LONDON – Regulators may ask banks in the European Union to find more capital next year when they run an exercise to crack down on wide variations in how lenders calculate their capital requirements.
The European Banking Authority (EBA), the bloc’s banking watchdog, said on Monday that the first EU-wide benchmarking exercise under its new rules will be run based on banking data for the fourth quarter of this year.
“Institutions shall report the information by 11 April 2016,” EBA said in a statement.
“This work is part of the EBA’s efforts to address possible inconsistencies in the calculation of risk weighted assets across the EU single market and to ultimately restore confidence in EU banks’ capital and internal models,” EBA said.
The EBA and the global Basel Committee of banking supervisors have published studies showing big variations in how much capital banks hold against the same type of assets.
Big banks use their own computer models to assign a level of risk to each asset on their books, which in turn determines how much capital should be held to safeguard against the loans or other assets turning sour.
Some regulators suspect banks may be underplaying risks to cut down on the amount of capital required. Such suspicions have led Britain, the United States and Switzerland to put a greater emphasis on blunt capital tools that do not take an asset’s riskiness into account.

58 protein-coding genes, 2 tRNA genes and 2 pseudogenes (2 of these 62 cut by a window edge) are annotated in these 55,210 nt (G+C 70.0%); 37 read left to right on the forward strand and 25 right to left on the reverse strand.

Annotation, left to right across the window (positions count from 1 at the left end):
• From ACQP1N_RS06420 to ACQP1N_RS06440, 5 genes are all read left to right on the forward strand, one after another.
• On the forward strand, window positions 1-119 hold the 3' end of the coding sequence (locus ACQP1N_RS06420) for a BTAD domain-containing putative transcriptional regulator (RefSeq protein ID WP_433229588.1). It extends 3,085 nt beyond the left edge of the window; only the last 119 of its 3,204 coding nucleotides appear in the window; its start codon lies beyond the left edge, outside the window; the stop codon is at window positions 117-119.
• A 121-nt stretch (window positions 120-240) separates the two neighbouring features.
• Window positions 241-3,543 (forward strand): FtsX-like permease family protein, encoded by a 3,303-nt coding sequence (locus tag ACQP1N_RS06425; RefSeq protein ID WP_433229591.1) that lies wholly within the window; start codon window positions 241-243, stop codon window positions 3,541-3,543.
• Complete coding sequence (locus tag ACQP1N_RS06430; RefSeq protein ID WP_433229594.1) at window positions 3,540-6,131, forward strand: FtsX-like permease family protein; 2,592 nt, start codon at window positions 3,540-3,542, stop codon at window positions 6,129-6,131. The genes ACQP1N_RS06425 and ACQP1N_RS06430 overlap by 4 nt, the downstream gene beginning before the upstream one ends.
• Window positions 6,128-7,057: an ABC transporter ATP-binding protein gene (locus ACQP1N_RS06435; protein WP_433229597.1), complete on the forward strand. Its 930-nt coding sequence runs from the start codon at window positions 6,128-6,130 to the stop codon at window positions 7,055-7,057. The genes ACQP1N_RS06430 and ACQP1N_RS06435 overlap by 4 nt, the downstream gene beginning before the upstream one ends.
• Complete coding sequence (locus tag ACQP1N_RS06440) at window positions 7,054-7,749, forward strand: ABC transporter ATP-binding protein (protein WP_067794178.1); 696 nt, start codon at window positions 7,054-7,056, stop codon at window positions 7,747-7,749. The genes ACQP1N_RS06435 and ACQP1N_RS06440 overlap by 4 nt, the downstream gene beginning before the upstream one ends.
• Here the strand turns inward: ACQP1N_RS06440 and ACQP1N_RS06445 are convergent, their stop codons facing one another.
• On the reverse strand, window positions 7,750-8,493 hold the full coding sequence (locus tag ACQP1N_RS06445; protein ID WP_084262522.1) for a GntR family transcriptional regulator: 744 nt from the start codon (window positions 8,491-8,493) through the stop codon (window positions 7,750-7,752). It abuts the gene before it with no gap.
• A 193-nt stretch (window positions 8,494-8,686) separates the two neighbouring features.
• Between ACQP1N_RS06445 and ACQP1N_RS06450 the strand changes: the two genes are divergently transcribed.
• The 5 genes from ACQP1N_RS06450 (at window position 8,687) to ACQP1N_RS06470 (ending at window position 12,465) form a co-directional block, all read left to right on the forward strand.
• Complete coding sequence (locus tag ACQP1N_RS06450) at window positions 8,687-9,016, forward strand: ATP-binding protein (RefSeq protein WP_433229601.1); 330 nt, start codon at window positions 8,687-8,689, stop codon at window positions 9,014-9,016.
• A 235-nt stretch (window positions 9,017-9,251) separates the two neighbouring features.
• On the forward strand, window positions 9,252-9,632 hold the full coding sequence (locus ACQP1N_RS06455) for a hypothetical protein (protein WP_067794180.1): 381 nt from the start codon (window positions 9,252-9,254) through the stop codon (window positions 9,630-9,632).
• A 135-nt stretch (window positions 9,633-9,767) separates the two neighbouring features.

The Basel Committee is considering a “floor” of capital for banks, irrespective of the amount their models say is needed.
Last year, Europe’s main banks had their balance sheets scrutinised to make sure they were valuing assets properly and not trying to avoid making provisions for worsening loans.
The EBA benchmarking exercise will now look at how banks tot up risks from their assets to determine their capital levels.
The exercise will allow an assessment of differences in risk weighted assets across EU banks and the identification of potential underestimation of capital requirements, the EBA said.
In the euro zone, the exercise will be led by the European Central Bank, supervisor of the single currency area’s top lenders.